#5 Listen to the MUSTN’TS, Where the Sidewalk Ends
5. Listen to the MUSTN’TS, child, Listen to the DON’TS Listen to the SHOULDN’TS The IMPOSSIBLES, the WON’TS Listen to the NEVER HAVES Then listen close to me-Anything can happen, child, ANYTHING can be.
#6 THE LITTLE BOY AND THE OLD MAN, A Light in the Attic
6. Said the little boy, “Sometimes I drop my spoon.”
Said the little old man, “I do that too.”
The little boy whispered, “I wet my pants.”
“I do that too,” laughed the little old man.
Said the little boy, “I often cry.”
The old man nodded, “So do I.”
“But worst of all,” said the boy, “it seems
Grown-ups don’t pay attention to me.”
And he felt the warmth of a wrinkled old hand.
“I know what you mean,” said the little old man.
#7 Early Bird, Where the Sidewalk Ends
7. Oh, if you’re a bird, be an early bird and catch the worm for your breakfast plate. If you’re a bird, be an early early bird – But if you’re a worm, sleep late.
#8 No Difference, Where the Sidewalk Ends
8. Small as a peanut,
Big as a giant,
We’re all the same size
When we turn off the light.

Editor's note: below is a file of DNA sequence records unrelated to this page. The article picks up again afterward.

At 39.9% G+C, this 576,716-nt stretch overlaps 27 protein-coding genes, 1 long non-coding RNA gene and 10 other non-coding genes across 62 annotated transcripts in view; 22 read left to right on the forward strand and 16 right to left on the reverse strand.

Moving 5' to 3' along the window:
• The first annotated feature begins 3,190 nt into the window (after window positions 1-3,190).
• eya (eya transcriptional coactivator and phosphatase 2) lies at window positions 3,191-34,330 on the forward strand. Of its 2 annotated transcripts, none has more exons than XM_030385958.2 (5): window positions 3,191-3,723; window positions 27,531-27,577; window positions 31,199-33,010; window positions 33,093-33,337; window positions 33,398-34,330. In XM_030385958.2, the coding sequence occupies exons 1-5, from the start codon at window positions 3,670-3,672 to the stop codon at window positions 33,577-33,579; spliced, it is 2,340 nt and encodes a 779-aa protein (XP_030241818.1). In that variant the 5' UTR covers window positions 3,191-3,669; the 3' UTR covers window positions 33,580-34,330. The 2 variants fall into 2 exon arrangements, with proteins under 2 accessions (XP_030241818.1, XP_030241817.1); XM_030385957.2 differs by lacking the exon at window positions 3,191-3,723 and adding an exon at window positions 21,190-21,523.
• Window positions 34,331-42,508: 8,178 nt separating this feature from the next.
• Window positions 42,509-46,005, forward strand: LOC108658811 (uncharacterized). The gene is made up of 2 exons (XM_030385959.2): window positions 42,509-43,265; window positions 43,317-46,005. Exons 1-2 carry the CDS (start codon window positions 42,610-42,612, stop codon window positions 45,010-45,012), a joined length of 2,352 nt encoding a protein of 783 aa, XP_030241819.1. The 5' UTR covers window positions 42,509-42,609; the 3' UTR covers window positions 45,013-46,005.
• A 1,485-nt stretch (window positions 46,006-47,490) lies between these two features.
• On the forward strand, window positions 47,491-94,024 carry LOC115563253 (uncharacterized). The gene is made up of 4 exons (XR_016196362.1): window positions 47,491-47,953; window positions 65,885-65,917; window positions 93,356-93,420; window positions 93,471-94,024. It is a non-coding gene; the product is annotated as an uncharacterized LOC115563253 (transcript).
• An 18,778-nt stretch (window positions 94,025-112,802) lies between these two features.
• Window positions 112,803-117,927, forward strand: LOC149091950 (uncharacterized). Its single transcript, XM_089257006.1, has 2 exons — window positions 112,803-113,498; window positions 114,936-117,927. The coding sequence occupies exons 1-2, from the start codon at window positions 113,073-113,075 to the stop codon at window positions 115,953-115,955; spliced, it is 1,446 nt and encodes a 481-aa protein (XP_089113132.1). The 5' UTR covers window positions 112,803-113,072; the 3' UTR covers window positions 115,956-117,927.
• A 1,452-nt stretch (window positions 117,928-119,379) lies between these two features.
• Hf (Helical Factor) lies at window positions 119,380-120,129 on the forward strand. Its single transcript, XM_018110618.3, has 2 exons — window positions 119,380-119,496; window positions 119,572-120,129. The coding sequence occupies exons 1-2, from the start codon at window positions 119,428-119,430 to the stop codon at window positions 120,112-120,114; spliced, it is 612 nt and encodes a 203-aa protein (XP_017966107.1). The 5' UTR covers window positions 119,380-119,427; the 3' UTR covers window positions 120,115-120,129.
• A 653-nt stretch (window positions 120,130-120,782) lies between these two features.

Rich as a sultan,
Poor as a mite,
We’re all worth the same
When we turn off the light.
Red, black or orange,
Yellow or white,
We all look the same
When we turn off the light.
So maybe the way,
To make everything right
Is for god to just reach out
And turn off the light!
#9 Aardvark magazine, 1963
9. I believe that if you don’t want to do anything, then sit there and don’t do it, but don’t expect people to hand you a corn beef sandwich and wash your socks for you and unzip your fly for you.
#10 Point of View, Where the Sidewalk Ends
10. Thanksgiving dinner’s sad and thankless Christmas dinner’s dark and blue When you stop and try to see it from the turkey’s point of view. Sunday dinner isn’t sunny Easter feasts are just bad luck When you see it from the viewpoint of a chicken or a duck. Oh how I once loved tuna salad Pork and lobsters, lamb chops too. Till I stopped and looked at dinner from the dinner’s point of view.
#11 Aardvark Interview: Does a satirist have an obligation to society?
11. He has the obligation to society that any human being has. I don’t think a satirist has any greater obligation to society than a bricklayer or anybody else.